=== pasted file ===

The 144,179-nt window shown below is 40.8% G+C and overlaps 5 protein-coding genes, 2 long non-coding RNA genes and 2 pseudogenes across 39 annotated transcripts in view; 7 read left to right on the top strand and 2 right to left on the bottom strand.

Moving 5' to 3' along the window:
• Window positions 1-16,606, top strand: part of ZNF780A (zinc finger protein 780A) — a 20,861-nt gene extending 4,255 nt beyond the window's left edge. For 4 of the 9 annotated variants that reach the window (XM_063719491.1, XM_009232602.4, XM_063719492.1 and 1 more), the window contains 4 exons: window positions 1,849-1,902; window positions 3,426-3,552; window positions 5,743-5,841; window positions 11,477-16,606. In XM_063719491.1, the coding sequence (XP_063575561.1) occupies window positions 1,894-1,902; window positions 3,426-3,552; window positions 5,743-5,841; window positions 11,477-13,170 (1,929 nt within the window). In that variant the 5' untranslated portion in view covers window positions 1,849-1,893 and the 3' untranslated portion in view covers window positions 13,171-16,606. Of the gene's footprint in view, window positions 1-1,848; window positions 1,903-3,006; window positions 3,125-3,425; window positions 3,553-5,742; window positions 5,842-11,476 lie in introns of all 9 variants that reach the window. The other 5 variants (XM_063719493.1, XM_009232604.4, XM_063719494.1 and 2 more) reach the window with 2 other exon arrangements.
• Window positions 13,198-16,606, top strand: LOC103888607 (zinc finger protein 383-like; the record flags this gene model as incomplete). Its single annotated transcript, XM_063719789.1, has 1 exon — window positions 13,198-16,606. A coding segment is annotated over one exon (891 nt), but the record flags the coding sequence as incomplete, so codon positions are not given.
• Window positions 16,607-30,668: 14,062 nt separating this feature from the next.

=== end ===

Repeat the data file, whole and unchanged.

The 144,179-nt window shown below is 40.8% G+C and overlaps 5 protein-coding genes, 2 long non-coding RNA genes and 2 pseudogenes across 39 annotated transcripts in view; 7 read left to right on the top strand and 2 right to left on the bottom strand.

Moving 5' to 3' along the window:
• Window positions 1-16,606, top strand: part of ZNF780A (zinc finger protein 780A) — a 20,861-nt gene extending 4,255 nt beyond the window's left edge. For 4 of the 9 annotated variants that reach the window (XM_063719491.1, XM_009232602.4, XM_063719492.1 and 1 more), the window contains 4 exons: window positions 1,849-1,902; window positions 3,426-3,552; window positions 5,743-5,841; window positions 11,477-16,606. In XM_063719491.1, the coding sequence (XP_063575561.1) occupies window positions 1,894-1,902; window positions 3,426-3,552; window positions 5,743-5,841; window positions 11,477-13,170 (1,929 nt within the window). In that variant the 5' untranslated portion in view covers window positions 1,849-1,893 and the 3' untranslated portion in view covers window positions 13,171-16,606. Of the gene's footprint in view, window positions 1-1,848; window positions 1,903-3,006; window positions 3,125-3,425; window positions 3,553-5,742; window positions 5,842-11,476 lie in introns of all 9 variants that reach the window. The other 5 variants (XM_063719493.1, XM_009232604.4, XM_063719494.1 and 2 more) reach the window with 2 other exon arrangements.
• Window positions 13,198-16,606, top strand: LOC103888607 (zinc finger protein 383-like; the record flags this gene model as incomplete). Its single annotated transcript, XM_063719789.1, has 1 exon — window positions 13,198-16,606. A coding segment is annotated over one exon (891 nt), but the record flags the coding sequence as incomplete, so codon positions are not given.
• Window positions 16,607-30,668: 14,062 nt separating this feature from the next.